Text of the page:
Dover native Brengle honored as state’s Athlete of the Year

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Dover native Madison Brengle, whose year was highlighted by reaching the fourth round of the Australian Open and a career-high No. 35 ranking in the world, is the first tennis player to win the award in the DSBA’s 67-year history. (Submitted photo)

NEW CASTLE — The idea was pretty simple, really.

But, for some reason, it really resonated with Madison Brengle.

A friend told the Dover tennis player, before an opening Grand Slam match, everybody is uptight.

“Everybody that you’re going to play is incredibly nervous,” the friend told Brengle. “Shs said it’s not a matter of playing the best tennis you’ve ever played. It’s a battle of getting to ‘normal’ first. Whoever can get themselves down and relaxed and normal first is going to win.”

That mantra, along with the maturation of her game, helped the 25-year-old go from a veteran player who had never won a Grand Slam match to one that’s won eight just since the end of the 2014 season.

On Monday, that breakout season earned Brengle the John J. Brady Award as the Delaware Sportswriters & Broadcasters Association state athlete of the year for 2015.

Brengle, whose year was highlighted by reaching the fourth round of the Australian Open and a career-high No. 35 ranking in the world, is the first tennis player to win the award in the DSBA’s 67-year history.

It was a good year for downstaters overall as Cape Henlopen High’s Kate Austin was named the state’s Coach of the Year, the Smyrna football squad was named the Team of the Year and Cape football player/wrestler Julian Medina won the Buddy Hurlock Unsung Hero Award.

Brengle couldn’t be at Monday’s DSBA awards banquet. The 10th-year pro was halfway around the world winning a first-round match at the WTA’s Dubai Duty Free Championships.

But Brengle’s mother, Gabby, said Madison was thrilled to find out she won the award.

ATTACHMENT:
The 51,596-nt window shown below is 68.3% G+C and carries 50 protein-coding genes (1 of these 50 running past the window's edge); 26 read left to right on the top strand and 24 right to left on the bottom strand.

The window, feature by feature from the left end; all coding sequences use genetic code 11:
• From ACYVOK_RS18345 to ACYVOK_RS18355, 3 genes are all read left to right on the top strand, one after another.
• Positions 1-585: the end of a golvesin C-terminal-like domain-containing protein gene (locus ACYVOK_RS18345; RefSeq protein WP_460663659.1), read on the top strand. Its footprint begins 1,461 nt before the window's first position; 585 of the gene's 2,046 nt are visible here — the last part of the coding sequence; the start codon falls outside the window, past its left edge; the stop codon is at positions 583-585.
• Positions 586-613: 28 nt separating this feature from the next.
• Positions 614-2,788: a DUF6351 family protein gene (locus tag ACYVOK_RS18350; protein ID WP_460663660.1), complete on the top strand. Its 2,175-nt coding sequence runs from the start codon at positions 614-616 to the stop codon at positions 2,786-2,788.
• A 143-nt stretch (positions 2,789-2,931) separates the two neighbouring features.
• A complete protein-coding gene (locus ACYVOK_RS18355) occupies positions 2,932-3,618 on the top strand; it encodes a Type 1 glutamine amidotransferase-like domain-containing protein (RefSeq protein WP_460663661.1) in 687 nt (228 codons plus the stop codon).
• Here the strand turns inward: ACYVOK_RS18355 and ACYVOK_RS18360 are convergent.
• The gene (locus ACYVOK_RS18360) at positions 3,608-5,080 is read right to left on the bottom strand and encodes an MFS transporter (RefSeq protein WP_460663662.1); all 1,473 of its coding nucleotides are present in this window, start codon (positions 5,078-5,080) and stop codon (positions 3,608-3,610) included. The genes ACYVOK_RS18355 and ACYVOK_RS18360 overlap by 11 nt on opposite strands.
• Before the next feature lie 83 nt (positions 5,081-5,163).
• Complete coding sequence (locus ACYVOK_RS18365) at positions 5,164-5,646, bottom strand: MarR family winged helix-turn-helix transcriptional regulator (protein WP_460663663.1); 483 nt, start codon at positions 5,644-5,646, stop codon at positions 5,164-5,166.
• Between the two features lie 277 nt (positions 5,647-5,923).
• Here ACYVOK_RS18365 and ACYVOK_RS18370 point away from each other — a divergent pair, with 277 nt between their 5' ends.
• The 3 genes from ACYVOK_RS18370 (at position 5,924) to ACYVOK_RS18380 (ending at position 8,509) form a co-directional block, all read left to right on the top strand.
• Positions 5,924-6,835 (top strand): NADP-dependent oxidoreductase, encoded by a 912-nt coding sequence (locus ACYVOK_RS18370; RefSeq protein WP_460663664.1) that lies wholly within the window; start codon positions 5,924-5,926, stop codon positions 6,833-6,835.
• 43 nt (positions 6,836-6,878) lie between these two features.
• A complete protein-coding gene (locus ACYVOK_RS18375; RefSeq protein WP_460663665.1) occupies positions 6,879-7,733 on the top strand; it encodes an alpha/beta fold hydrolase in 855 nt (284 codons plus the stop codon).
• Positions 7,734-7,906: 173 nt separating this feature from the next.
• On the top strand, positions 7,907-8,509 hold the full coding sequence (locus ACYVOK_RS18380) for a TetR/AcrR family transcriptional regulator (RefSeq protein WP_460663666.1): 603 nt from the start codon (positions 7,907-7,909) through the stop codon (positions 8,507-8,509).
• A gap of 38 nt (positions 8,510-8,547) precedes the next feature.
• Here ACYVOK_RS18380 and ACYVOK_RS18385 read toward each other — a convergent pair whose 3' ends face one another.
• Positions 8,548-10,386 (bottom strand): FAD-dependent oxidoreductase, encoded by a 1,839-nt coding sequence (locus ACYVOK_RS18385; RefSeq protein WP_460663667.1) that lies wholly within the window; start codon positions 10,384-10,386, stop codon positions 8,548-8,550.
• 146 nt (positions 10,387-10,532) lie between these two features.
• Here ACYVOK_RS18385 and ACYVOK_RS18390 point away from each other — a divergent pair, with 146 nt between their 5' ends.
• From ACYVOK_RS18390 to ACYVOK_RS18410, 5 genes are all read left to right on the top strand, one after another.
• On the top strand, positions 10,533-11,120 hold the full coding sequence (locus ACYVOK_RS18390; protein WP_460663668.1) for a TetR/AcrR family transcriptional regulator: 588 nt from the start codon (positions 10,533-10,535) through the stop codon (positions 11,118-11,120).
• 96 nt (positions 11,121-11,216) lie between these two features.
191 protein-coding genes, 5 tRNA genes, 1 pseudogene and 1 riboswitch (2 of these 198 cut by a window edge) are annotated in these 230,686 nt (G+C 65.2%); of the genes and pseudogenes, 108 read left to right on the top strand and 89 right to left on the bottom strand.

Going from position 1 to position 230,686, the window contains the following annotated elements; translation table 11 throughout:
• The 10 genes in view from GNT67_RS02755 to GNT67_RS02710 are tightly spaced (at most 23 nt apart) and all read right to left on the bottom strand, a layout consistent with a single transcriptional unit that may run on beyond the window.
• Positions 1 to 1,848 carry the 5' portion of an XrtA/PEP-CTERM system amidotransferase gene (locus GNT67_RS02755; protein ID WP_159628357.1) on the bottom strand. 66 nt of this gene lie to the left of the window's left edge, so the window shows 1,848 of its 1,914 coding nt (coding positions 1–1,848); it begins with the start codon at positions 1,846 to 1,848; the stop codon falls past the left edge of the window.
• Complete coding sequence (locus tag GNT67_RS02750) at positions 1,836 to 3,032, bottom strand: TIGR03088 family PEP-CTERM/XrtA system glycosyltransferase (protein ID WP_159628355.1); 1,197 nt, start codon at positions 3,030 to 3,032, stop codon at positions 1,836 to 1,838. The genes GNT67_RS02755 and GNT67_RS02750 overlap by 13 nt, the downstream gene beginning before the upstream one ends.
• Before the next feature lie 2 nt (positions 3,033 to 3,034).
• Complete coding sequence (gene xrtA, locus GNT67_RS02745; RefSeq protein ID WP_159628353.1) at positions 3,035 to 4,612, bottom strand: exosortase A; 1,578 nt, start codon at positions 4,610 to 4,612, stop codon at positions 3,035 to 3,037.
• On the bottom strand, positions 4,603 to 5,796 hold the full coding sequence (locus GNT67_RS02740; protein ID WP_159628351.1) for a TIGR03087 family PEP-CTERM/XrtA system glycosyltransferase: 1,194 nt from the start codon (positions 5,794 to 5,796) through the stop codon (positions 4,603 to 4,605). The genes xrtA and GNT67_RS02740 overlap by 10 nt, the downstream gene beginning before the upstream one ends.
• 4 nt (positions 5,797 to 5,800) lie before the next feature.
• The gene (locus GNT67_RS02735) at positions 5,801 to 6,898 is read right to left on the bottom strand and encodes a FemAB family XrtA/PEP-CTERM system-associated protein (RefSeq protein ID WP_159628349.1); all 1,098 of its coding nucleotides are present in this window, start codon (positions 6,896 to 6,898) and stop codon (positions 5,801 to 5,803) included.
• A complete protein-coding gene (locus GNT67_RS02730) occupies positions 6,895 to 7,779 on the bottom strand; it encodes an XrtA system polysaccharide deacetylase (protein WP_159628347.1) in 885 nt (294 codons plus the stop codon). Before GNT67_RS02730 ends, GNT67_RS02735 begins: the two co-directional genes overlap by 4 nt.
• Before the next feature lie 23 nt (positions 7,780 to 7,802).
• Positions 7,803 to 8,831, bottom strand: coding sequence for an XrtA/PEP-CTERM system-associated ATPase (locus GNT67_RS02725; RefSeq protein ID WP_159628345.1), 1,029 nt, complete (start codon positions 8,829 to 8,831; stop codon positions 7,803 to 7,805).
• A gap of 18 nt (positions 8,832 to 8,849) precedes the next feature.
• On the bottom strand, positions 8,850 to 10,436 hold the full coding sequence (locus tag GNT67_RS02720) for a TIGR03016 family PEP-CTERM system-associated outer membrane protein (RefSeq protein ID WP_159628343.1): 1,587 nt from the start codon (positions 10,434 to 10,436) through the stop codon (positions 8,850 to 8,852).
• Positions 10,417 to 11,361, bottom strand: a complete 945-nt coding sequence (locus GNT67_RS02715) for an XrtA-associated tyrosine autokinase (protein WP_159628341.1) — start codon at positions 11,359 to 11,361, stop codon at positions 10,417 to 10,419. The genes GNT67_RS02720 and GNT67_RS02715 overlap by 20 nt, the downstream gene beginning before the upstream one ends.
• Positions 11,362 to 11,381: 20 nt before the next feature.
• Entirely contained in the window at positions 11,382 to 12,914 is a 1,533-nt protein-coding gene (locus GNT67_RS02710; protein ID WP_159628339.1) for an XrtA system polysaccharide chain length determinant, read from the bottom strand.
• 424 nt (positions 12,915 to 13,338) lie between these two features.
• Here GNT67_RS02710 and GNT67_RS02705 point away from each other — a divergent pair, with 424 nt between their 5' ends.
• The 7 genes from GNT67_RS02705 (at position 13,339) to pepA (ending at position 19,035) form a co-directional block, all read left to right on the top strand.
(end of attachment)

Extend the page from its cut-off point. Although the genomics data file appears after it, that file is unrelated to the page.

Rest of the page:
“She was really happy — what an honor,” said Gabby. “It was a long process but a fun one. Every step has been interesting along the way.

“I’m proud of her any time. Just to go out there all by herself like that — especially with those big crowds. Oh my gosh, I could never do that. It’s kind of amazing she can do it.”

Another big moment for Brengle last year came when she knocked off fourth-ranked Petra Kvitova in April in Stuttgart, Germany. The key to her season was Brengle being ranked in the top 100 in the world going into the year.

That ranking earned her automatic spots in Grand Slam events as well as some other tourneys she hadn’t played in before.

“It felt a little bit different,” said Brengle. “I’ve been on tour a long time. People know who you are. But it was a new experience for me getting to some of these events.

“If you’re in that range between like 100 to 200, you’re not sure where you’re going because you don’t know what you’re getting in. … It’s so much more straightforward. That took a lot of the stress out of it for me.”

Smyrna High’s football team also had a breakout season in 2015.

After going only 2-8 two seasons ago, the Eagles won their first football state championship with a 32-26 win over Salesianum in the Division I state finals. Smyrna finished 12-1 and impressed a lot of people with their high-scoring, fast-paced style.

What coach Mike Judy liked about the DSBA award was that it encompassed everyone in the program.

“This is an ‘us’ thing,” said the Dover High and Wesley College grad. “This is 14 dedicated coaches, this is a program of 80 to 90 kids who dedicate themselves every day and guys whose names went unseen throughout the year who had a huge part of this. That’s a school, trophy-case trophy.”

Cape’s Austin won the Tubby Raymond Award for coaching after leading the Vikings to their fifth straight state title. Formerly Kate Windett, the Caesar Rodney High grad owns a record 77-1-1 with the four crowns in her four seasons as head coach.

“I really have to dedicate this award to the team that I’ve had the past four years and the players that I’ve worked with,” said Austin. “I would not be standing here if it weren’t for the hard work and dedication of the hundreds of girls I’ve coached during that time.”

Cape Henlopen’s Medina was able to succeed on the football field and wrestling mat despite being diagnosed with autism as a youngster.

Vikings’ coach Bill Collick said Medina didn’t even speak when he was around six years old.

“I think his mother was very concerned at one point whether he would fit it in,” said Collick. “(But) our kids loved him. He’s one of the guys, he really is. It’s special to see his growth.”


There were two winners of the Herm Reitzes Award for service — Bob King and Howard Laws. Both men have been involved with youth running programs in New Castle County. … The athlete of the year award has now gone to athletes in 16 different sports. … In 1991, former Ursuline basketball player Van Whiting was the first female winner of the John J. Brady Award. Since then, the award has gone to a female athlete 12 times, including eight times since 2007.

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